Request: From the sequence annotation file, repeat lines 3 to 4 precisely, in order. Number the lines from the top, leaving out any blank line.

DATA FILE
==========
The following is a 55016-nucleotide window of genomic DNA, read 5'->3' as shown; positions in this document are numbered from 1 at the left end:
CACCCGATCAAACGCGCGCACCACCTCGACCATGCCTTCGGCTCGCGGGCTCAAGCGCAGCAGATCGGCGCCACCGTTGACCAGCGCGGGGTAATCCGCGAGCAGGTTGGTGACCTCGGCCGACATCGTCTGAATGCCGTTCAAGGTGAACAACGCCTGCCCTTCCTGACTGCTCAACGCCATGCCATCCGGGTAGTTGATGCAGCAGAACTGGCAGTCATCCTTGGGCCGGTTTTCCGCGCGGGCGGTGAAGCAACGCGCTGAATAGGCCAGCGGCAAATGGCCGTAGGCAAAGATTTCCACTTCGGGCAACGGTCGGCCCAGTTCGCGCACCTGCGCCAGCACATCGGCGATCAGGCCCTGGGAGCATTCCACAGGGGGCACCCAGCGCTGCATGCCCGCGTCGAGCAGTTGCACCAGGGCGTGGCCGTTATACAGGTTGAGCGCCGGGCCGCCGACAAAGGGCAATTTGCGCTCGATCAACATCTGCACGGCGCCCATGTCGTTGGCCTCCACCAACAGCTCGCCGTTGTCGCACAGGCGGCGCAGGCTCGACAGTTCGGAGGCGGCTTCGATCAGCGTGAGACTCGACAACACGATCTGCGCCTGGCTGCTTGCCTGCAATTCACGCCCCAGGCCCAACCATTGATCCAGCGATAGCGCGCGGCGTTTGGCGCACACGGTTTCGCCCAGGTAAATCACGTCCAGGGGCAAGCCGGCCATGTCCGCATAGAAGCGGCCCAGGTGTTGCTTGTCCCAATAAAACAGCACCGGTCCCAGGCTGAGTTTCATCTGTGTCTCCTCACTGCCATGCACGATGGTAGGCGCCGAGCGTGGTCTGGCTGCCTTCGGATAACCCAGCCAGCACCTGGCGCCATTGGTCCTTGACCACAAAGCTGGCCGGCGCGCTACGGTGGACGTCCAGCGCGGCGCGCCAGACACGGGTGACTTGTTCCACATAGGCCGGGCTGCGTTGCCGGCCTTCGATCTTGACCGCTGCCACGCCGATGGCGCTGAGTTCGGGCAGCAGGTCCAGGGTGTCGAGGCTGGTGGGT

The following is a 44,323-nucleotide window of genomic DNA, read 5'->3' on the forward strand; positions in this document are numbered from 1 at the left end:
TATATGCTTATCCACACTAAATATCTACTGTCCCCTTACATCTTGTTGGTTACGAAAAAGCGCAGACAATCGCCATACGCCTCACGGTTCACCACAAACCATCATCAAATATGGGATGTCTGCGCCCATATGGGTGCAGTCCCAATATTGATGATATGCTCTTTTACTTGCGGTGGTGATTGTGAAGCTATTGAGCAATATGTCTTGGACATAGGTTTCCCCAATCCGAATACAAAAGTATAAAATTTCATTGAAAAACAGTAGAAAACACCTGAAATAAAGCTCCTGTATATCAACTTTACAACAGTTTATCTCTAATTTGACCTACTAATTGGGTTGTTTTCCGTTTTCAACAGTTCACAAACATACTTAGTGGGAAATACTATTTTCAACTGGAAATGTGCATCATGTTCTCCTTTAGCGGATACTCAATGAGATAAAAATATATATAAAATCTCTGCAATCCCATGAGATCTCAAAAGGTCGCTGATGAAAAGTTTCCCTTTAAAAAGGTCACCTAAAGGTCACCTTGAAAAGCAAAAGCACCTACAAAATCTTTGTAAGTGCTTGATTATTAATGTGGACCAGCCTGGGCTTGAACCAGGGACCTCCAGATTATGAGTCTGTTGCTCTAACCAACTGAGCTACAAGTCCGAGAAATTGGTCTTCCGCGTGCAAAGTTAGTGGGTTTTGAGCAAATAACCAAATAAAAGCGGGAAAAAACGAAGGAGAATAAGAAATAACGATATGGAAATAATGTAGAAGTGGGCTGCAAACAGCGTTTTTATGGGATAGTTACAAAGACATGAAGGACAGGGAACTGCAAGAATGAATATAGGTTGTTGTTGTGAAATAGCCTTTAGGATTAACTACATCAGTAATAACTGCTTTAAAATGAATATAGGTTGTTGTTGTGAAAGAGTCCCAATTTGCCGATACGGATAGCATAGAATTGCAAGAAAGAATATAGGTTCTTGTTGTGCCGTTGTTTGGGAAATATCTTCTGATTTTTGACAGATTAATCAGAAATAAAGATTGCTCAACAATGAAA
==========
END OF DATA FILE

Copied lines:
The following is a 44,323-nucleotide window of genomic DNA, read 5'->3' on the forward strand; positions in this document are numbered from 1 at the left end:
TATATGCTTATCCACACTAAATATCTACTGTCCCCTTACATCTTGTTGGTTACGAAAAAGCGCAGACAATCGCCATACGCCTCACGGTTCACCACAAACCATCATCAAATATGGGATGTCTGCGCCCATATGGGTGCAGTCCCAATATTGATGATATGCTCTTTTACTTGCGGTGGTGATTGTGAAGCTATTGAGCAATATGTCTTGGACATAGGTTTCCCCAATCCGAATACAAAAGTATAAAATTTCATTGAAAAACAGTAGAAAACACCTGAAATAAAGCTCCTGTATATCAACTTTACAACAGTTTATCTCTAATTTGACCTACTAATTGGGTTGTTTTCCGTTTTCAACAGTTCACAAACATACTTAGTGGGAAATACTATTTTCAACTGGAAATGTGCATCATGTTCTCCTTTAGCGGATACTCAATGAGATAAAAATATATATAAAATCTCTGCAATCCCATGAGATCTCAAAAGGTCGCTGATGAAAAGTTTCCCTTTAAAAAGGTCACCTAAAGGTCACCTTGAAAAGCAAAAGCACCTACAAAATCTTTGTAAGTGCTTGATTATTAATGTGGACCAGCCTGGGCTTGAACCAGGGACCTCCAGATTATGAGTCTGTTGCTCTAACCAACTGAGCTACAAGTCCGAGAAATTGGTCTTCCGCGTGCAAAGTTAGTGGGTTTTGAGCAAATAACCAAATAAAAGCGGGAAAAAACGAAGGAGAATAAGAAATAACGATATGGAAATAATGTAGAAGTGGGCTGCAAACAGCGTTTTTATGGGATAGTTACAAAGACATGAAGGACAGGGAACTGCAAGAATGAATATAGGTTGTTGTTGTGAAATAGCCTTTAGGATTAACTACATCAGTAATAACTGCTTTAAAATGAATATAGGTTGTTGTTGTGAAAGAGTCCCAATTTGCCGATACGGATAGCATAGAATTGCAAGAAAGAATATAGGTTCTTGTTGTGCCGTTGTTTGGGAAATATCTTCTGATTTTTGACAGATTAATCAGAAATAAAGATTGCTCAACAATGAAA